Britain in the Snow

It’s become a popular pastime to kick sand in the faces of the Brits over our apparent inability to deal with bad weather.

Here’s my take on the matter:

Although the entire British Isles would fit into just one US state, there’s an extraordinary variety in geographic and climactic types in Britain. Parts of the country – Dartmoor and Exmoor, the Pennines and the Scottish Highlands – get winters that are bad even by North American standards and they deal with it very well but, where I live, we haven’t had any snow to speak of for a few years. This means that hard-pressed local authorities (and airports) won’t spend precious resources planning for something that might never happen. To be fair, no one would.

Added to this, whereas, in many countries, you can guarantee a certain type of weather at a given time of year, in Britain it just doesn’t work like that. There’s an old saying that, if you don’t like the weather, just wait ten minutes.

It must seem comical to see news reporters standing in an inch of snow as if predicting doomsday but the fact is that small amounts of snow really can cause chaos.

We had an inch of snow last week – which had gone by mid-afternoon – with the result that a 30 mile trip to my in-laws, which normally takes around 50 minutes, took two and a half hours! This is why the news agencies warn us in advance.

All this happens because of a combination of factors. Many roads in towns and cities in Britain were laid out when horse-drawn vehicles ruled. If a car pulls into the centre of the road to turn into a side road a long queue will soon form because following traffic can’t get by. Traffic density is also a big problem. When I see reports of congestion in Los Angeles I can’t help wondering how drivers would cope with conditions over here in the rush hour. People have been known to abandon their cars in the middle of the road in disgust.

Another factor is the lack of experience of snow and ice among young drivers. When I began driving we had bad weather every winter, guaranteed.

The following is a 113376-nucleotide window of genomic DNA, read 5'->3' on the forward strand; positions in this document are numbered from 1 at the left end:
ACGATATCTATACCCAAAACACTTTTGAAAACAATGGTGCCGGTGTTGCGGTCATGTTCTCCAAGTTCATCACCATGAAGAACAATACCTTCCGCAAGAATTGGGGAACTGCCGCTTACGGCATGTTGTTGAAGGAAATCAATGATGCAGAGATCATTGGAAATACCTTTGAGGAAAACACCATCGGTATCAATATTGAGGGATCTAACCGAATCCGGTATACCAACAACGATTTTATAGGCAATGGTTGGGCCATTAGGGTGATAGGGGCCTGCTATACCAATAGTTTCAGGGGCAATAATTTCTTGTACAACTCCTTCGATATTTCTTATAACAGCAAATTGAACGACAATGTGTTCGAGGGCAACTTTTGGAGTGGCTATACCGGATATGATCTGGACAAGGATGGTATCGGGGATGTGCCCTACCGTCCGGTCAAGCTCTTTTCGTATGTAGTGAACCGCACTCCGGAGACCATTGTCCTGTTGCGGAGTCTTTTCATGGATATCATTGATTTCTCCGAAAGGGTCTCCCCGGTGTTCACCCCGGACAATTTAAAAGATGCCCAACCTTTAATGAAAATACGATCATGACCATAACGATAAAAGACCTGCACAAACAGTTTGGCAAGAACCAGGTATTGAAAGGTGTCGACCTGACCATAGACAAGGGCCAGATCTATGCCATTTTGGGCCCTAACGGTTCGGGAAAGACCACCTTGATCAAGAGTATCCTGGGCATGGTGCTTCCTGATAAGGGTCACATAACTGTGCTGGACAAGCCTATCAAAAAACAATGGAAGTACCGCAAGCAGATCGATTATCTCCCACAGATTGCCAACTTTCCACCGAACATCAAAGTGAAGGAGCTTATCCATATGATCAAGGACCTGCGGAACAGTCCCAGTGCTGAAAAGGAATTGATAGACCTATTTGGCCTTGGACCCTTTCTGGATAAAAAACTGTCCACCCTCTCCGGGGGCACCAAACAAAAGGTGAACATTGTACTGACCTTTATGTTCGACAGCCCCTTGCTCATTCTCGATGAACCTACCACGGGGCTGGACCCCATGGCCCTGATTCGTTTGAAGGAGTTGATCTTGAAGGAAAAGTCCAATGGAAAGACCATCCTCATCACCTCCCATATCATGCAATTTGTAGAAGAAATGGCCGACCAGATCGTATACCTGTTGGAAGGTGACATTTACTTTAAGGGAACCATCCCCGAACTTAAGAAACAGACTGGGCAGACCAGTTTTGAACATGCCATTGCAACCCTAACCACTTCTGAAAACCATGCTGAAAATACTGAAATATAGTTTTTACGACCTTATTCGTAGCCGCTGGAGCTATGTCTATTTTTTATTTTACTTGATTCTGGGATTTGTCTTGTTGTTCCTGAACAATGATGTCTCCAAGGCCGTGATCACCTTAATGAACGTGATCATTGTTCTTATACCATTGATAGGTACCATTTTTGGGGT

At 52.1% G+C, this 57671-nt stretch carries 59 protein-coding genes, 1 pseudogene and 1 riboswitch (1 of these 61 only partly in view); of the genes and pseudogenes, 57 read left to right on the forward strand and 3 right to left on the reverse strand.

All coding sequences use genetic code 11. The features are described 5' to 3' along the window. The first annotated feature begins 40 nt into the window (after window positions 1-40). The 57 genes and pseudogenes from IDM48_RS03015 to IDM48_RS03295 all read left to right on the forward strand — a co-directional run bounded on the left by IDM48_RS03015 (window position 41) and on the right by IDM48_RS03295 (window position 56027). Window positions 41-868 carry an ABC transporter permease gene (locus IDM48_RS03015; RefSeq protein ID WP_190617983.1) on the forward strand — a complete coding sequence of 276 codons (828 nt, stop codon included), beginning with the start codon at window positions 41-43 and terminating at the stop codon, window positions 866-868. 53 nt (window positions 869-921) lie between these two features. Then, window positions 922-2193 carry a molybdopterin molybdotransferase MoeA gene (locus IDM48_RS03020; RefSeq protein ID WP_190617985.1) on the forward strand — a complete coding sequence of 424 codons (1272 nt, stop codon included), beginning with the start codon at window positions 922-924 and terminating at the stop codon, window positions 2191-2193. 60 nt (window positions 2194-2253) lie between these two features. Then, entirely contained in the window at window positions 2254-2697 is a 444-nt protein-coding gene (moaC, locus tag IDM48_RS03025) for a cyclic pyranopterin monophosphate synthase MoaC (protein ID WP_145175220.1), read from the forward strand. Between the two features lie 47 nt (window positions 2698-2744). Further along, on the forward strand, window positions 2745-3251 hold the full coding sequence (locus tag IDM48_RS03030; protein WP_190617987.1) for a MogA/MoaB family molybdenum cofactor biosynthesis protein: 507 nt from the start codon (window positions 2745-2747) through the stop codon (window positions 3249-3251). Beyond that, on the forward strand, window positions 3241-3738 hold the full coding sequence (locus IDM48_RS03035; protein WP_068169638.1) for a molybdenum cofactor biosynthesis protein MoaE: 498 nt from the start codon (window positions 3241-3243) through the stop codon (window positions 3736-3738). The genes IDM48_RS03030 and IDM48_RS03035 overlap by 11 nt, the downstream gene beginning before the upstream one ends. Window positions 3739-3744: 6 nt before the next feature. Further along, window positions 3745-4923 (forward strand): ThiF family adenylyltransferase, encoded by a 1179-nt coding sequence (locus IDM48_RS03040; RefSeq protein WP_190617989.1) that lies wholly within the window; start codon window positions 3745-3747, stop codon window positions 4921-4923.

The main problem is that, although it has become fashionable (especially in Hollywood) to portray Britain in an unfavourable light, in their heart-of-hearts even our detractors secretly expect us to excel. It goes with the badge if you’re British. Compare our medals tally in the Olympics with our population figure, one fifth of the US population, and a picture emerges of a country that punches way, way above its weight.

Logic Pro X: one year on

With twelve months under my belt on Logic I decided to share experiences.

By way of introducing myself, I spent my working life (since 1958) as a pencil score and manuscript band parts kind of guy, switching to notation software in 1993. As we all know, youngsters come out of college nowadays with all these DAW skills at their fingertips.

It’s difficult to criticise something that offers such incredible value for money. Pro Tools costs around three times as much and the hugely capable Alchemy synth bundled with Logic is worth the money on its own. You get the ES2 synth as well, which is as good as they get.

The downside is that DAW programs aren’t merely difficult, they’re insanely, despairingly complex.  Printing out the Logic help guide (I don’t like studying at the computer) produces a pile of paper a foot high.

Here’s an extract:

“For Track Stacks, you can choose a layout for the main track of a summing stack, but not for the main track of a folder stack. Subtracks for both folder stacks and summing stacks can have their own Smart Control layout. When a subtrack of a summing stack is selected, an additional Main Track Smart Controls item appears in the Layout menu. Choosing this item shows the layout for the main track of the summing stack, rather than a separate layout for the subtrack. Adjusting any screen controls switches focus to the main track of the summing stack.”

Reading this kind of stuff through hundreds of pages does cause your brain to melt after a while. This is where you’ll turn to YouTube.

There are one or two minor bugs. Choosing ‘select all following’ in the piano roll editor sometimes needs two or three attempts and if you have a synth open when you close the program you have to manually open the main editor window next time around. Ditto an open floating edit window.